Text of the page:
“Notes on Nursing” by Florence Nightingale


This reaction paper essentially focuses on giving a succinct analytical reaction to the book Notes on Nursing by Florence Nightingale which was first published in England in 1859 and 1860, in America. In this book, Florence describes nursing in a rather different way from the way people view it today. Nonetheless, she gives insightful hints and pointers for people in the nursing industry—with great emphasis being on women. According to her, nurses can be broadly divided into two categories; professional nurses, those who work in hospitals, and domestic nurses, women taking care of children or invalids at home. Looking at her work today, it may seem like her instructions are things that can be done by anyone with common sense. However, back when it was written, the contents of her book were revolutionary; probably the reason she was the first woman to be awarded the prestigious “Order of Merit” for her contributions through her writings. So, despite having a few questionable and debatable views on the nursing profession, I largely agree and place high regard for Nightingale’s Notes on Nursing. A justification for this standpoint is given and discussed below.

Reactions and Justifications

In giving the reactions and justifications for the reactions to the Notes on Nursing, various thematic areas highlighted in different chapters of the book will be importantly considered and briefly discussed.

To begin with, in the introduction chapter of her book, Nightingale states that “Nursing ought to assist the reparative process [of nature].” She supports this ideology by saying how comprehensive nursing calls not just for nurses to give medicine, but also goes a step ahead and take into account other aspects such as cleanliness, good ventilation, good bedding, good food, proper lighting and ensuring that the patient is not in a noisy environment, among other issues. As is commonly known, things such as clean air and water are greatly dependent on nature, thus delineating the importance of her insights on why nursing should aid the reparative process of nature.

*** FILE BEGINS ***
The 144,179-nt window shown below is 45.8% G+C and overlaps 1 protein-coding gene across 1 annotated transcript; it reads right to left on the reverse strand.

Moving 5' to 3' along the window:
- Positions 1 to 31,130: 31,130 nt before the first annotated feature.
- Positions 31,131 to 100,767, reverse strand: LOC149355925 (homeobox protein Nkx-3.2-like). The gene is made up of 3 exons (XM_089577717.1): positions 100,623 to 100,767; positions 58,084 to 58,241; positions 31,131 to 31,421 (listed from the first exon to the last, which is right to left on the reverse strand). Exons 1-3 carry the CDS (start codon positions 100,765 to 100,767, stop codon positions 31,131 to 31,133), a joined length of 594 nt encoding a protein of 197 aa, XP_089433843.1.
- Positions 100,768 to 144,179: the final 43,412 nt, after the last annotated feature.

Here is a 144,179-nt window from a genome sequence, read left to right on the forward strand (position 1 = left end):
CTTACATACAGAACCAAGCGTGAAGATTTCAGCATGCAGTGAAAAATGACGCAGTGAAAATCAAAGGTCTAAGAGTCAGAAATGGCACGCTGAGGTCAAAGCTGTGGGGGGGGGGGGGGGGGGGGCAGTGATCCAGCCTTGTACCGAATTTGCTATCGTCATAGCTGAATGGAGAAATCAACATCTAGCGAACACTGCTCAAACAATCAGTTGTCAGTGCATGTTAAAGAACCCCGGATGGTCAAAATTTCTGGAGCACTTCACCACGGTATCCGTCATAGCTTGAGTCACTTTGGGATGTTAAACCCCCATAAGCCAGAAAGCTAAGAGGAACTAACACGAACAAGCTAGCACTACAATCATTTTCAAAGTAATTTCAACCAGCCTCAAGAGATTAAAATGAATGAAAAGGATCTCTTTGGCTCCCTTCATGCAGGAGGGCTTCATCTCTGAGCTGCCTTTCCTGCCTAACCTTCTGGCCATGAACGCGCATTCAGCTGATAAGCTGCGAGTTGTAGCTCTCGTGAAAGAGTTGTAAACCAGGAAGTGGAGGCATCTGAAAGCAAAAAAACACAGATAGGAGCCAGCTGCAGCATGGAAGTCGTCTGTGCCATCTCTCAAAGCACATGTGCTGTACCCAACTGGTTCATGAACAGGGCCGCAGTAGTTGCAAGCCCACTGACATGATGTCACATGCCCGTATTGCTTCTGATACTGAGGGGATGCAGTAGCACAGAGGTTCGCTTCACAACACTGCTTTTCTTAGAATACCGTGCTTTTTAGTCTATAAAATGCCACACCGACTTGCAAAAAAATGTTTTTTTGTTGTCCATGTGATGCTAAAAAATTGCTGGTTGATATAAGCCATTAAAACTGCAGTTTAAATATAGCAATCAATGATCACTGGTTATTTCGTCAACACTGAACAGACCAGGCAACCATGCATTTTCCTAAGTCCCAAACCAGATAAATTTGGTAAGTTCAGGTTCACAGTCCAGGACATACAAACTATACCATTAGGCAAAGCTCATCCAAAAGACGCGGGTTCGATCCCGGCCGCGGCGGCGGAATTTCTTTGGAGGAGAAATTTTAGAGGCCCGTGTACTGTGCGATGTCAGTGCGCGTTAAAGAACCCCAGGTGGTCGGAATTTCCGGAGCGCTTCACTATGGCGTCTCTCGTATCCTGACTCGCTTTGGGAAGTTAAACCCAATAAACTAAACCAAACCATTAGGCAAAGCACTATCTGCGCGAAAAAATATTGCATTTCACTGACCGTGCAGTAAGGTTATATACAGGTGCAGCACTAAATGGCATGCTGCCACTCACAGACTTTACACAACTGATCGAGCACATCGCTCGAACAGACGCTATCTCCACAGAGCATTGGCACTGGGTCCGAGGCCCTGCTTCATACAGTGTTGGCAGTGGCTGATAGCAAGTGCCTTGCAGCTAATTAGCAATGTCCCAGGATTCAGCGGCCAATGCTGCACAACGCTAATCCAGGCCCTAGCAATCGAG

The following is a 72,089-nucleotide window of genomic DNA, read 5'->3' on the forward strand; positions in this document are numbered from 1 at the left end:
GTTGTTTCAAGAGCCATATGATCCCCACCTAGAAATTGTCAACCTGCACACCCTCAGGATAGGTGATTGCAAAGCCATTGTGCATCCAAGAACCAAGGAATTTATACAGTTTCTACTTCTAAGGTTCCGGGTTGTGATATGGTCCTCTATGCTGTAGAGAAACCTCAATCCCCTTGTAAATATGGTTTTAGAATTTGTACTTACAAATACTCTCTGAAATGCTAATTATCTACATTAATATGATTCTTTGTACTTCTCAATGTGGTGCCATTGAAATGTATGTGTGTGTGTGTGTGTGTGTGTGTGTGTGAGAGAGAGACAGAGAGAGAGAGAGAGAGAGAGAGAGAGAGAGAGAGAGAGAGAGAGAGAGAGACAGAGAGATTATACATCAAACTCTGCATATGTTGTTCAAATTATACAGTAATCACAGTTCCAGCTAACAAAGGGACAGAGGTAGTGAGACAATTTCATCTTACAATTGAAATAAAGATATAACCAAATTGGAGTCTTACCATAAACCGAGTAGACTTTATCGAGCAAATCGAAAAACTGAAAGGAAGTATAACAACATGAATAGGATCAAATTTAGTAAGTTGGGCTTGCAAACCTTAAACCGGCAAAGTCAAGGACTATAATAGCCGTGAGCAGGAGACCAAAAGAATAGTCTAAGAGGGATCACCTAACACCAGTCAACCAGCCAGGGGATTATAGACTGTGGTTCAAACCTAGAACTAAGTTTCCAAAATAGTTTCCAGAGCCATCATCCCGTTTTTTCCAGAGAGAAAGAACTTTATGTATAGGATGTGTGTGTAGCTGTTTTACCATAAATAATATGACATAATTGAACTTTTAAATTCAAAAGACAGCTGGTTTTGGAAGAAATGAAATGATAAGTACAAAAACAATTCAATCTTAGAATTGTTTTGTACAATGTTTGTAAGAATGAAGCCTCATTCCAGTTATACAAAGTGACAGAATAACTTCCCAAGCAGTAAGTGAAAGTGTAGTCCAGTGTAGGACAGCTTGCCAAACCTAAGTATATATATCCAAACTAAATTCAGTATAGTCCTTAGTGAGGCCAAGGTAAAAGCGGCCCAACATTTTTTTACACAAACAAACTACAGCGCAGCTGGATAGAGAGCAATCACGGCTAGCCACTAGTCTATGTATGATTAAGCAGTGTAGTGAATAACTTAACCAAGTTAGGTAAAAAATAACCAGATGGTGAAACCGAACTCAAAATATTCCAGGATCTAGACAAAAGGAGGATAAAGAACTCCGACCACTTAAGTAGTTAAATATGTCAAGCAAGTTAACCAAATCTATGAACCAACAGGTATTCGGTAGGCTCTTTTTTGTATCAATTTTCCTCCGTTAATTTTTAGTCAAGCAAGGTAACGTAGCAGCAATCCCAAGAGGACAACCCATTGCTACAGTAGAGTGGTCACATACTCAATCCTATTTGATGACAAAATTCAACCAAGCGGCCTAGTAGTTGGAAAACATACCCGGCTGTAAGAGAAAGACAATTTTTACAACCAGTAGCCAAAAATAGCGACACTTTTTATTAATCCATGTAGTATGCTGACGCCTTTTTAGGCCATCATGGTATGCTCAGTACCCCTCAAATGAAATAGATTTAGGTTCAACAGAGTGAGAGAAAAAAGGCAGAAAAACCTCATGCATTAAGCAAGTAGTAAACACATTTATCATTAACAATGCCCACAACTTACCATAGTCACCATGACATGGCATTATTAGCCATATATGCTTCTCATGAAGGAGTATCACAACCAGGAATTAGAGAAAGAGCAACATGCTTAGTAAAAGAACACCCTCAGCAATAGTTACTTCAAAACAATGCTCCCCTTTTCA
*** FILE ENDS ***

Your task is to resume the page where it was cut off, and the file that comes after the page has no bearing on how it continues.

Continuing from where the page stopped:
A point that is emphatically stressed in the book is that of cleanliness. This is discussed in the introduction, and on chapters in the book such as ventilation and warming, health of houses, bed and bedding, cleanliness of rooms and walls, observation of the sick, and even the conclusion. In summarizing the important issue of cleanliness in nursing, Nightingale states in chapter two that the health of houses and patients in hospitals revolve around the availability of pure water, pure air, light, cleanliness and efficient drainage, all which work concurrently. This viewpoint is supported by many modern and classical medical journals which indicate that, besides dietary issues, the above 5 essential points greatly contribute to one’s health.

It is also important to take note that, in the Notes on Nursing, both domestic servants (nurses) and professional nurses are considered complementary and mutually reinforcing to one another. By taking good care of patients at home, domestic nurses help in keeping these patients healthy thus avoiding unnecessary trips to the hospitals to visit professional nurses. In the same vein, expert healthcare provision by professional nurses limits the frequency of getting sick at home thus overburdening the domestic servants.

However, unlike is believed by most people that nursing can only be provided by adults, statistics compounded from various scholarly quarters indicated that many domestic nurses were aged between five and twenty years old. Her argument to support those as young as five years old being capable of nursing was that a five-year-old can easily follow any instruction given to her. This argument has often been proved even in modern times where young children can easily go to buy medication, nurse injuries or even open and close windows.

Despite the above arguments, Nightingale was quick to offer a rejoinder to the above point by saying that getting some form of training in nursing is important, whether you are a domestic servant or a professional nurse. This is because issues such as differentiating different medicine, knowing the best lighting in a room, nursing some injuries (like in first aid at home) call for proper know-how.

Finally, as is commonly stated that “prevention is better than cure”, the book greatly stresses on the importance of preventive medicine rather than waiting to get sick then one starts looking for curative remedies. It is in fact based on this point that she involves and encourages women in England, and the world at large, to be more aggressive as domestic servants. By providing or offering good health care at home, many of the diseases that lead people to hospitals are greatly curbed.


Even though many issues that have been highlighted by Florence Nightingale are things that many people, me included, can easily identify with, caution should be taken when following the hints in her book. For instance, leaving a five year old to take care of someone very ill at home can be very risky in instances such as patients having contagious diseases. If we take such precautions, while keeping an open mind, through the book we can greatly improve nursing in our homes and even in hospitals.